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Little Island, Hudson River, Pier 55, CityReality, 6sqft, NYC, Hurricane Sandy, Barry Miller, Diana von Furstenberg, Cooper Hewitt, Thomas Heatherwick, Bill de Blasio
Photograph: Courtesy 6sqft/CityRealty/Ondel Hylton

See new photos of the floating island park coming to the Hudson River

After years of delay, Little Island is finally on the horizon.

By
Howard Halle
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Call it the Little Island that could.

Following a half decade of red tape, lawsuits and other roadblocks, the futuristic, two-acre park of the same name "floating" in the Hudson River at Pier 55 is beginning to take its final shape, as evidenced by reports on CityReality and 6sqft. Both sites posted photos showing the arrival of the plantings that will transform the park into NYC's newest—and undoubtedly coolest—green space. Cranes can be seen lifting into place some of the 35 species of trees that will make up the park's landscape, along with 65 species of shrubs, and 270 varieties of grasses, perennials, vines and bulbs, according to the Little Island's web page. Everything appears on track for a 2021 opening, but, much like the foot paths that will meander through the park’s scenery, it's been a long and winding road.

Little Island, Hudson River, Pier 55, CityReality, 6sqft, NYC, Hurricane Sandy, Barry Miller, Diana von Furstenberg, Cooper Hewitt, Thomas Heatherwick, Bill de Blasio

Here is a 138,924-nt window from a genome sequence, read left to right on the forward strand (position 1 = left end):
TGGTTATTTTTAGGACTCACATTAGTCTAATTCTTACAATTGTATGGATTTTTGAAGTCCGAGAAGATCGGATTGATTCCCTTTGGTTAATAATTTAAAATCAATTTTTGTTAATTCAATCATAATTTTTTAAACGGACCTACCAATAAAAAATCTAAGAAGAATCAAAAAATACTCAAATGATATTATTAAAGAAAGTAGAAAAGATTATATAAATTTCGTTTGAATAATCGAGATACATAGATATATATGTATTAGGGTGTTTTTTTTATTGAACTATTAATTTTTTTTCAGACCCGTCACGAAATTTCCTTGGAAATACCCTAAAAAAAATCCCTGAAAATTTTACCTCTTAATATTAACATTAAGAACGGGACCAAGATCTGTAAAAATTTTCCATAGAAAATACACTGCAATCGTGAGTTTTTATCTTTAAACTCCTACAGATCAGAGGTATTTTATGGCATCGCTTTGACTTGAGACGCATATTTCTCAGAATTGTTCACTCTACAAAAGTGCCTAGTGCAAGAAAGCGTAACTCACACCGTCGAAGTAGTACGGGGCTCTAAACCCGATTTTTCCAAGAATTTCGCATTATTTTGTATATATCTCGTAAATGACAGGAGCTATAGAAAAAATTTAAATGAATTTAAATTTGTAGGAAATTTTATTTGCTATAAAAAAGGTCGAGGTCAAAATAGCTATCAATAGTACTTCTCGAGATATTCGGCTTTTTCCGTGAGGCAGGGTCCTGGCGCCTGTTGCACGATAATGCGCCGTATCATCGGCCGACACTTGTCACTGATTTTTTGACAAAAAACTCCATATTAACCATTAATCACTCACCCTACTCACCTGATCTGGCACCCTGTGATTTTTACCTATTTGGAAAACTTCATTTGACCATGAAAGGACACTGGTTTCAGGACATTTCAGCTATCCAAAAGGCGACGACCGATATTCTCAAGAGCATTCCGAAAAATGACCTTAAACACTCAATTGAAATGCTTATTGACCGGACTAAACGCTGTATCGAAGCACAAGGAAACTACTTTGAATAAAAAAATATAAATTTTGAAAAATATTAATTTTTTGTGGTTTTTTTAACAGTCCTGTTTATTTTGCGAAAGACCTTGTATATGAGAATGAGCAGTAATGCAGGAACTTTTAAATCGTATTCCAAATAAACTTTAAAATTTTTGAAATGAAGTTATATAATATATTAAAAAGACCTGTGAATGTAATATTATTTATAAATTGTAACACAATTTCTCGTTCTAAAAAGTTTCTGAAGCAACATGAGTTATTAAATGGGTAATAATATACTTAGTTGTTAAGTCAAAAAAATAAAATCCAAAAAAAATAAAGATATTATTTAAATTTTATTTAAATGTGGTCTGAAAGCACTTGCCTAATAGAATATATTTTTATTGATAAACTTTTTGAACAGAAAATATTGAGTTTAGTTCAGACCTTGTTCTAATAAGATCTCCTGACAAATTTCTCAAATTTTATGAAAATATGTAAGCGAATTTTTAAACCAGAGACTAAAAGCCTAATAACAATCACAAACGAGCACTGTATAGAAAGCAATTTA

Photograph: Courtesy 6sqft/CityRealty/Ondel Hylton

Conceived in 2013 after Hurricane Sandy, the park, which also features an amphitheater, was the pet project of billionaire Barry Diller and his wife Diane von Furstenberg. When unveiled at the Cooper Hewitt in 2015, the plan by English designer Thomas Heatherwick envisioned an undulating configuration created by a series of "pods"—concrete pilings formed into tulip-shape supports—set at varying heights. The effect was meant to evoke a "leaf floating on water."

Little Island, Hudson River, Pier 55, CityReality, 6sqft, NYC, Hurricane Sandy, Barry Miller, Diana von Furstenberg, Cooper Hewitt, Thomas Heatherwick, Bill de Blasio
Photograph: Courtesy 6sqft/CityRealty/Ondel Hylton

As is standard in NYC, however, the $250 million project was met with legal action: a lawsuit underwritten by real estate developer Douglas Durst for the City Club, which led to the cancellation of the park's building permit in 2017. But later that year, Mayor Bill de Blasio brokered a deal between Diller and Durst, and construction resumed.

Little Island, Hudson River, Pier 55, CityReality, 6sqft, NYC, Hurricane Sandy, Barry Miller, Diana von Furstenberg, Cooper Hewitt, Thomas Heatherwick, Bill de Blasio
Photograph: Courtesy 6sqft/CityRealty/Ondel Hylton

So, like many NYC landmarks that were realized after overcoming adversity, Little Island will soon take its place as one of the city’s iconic destinations.

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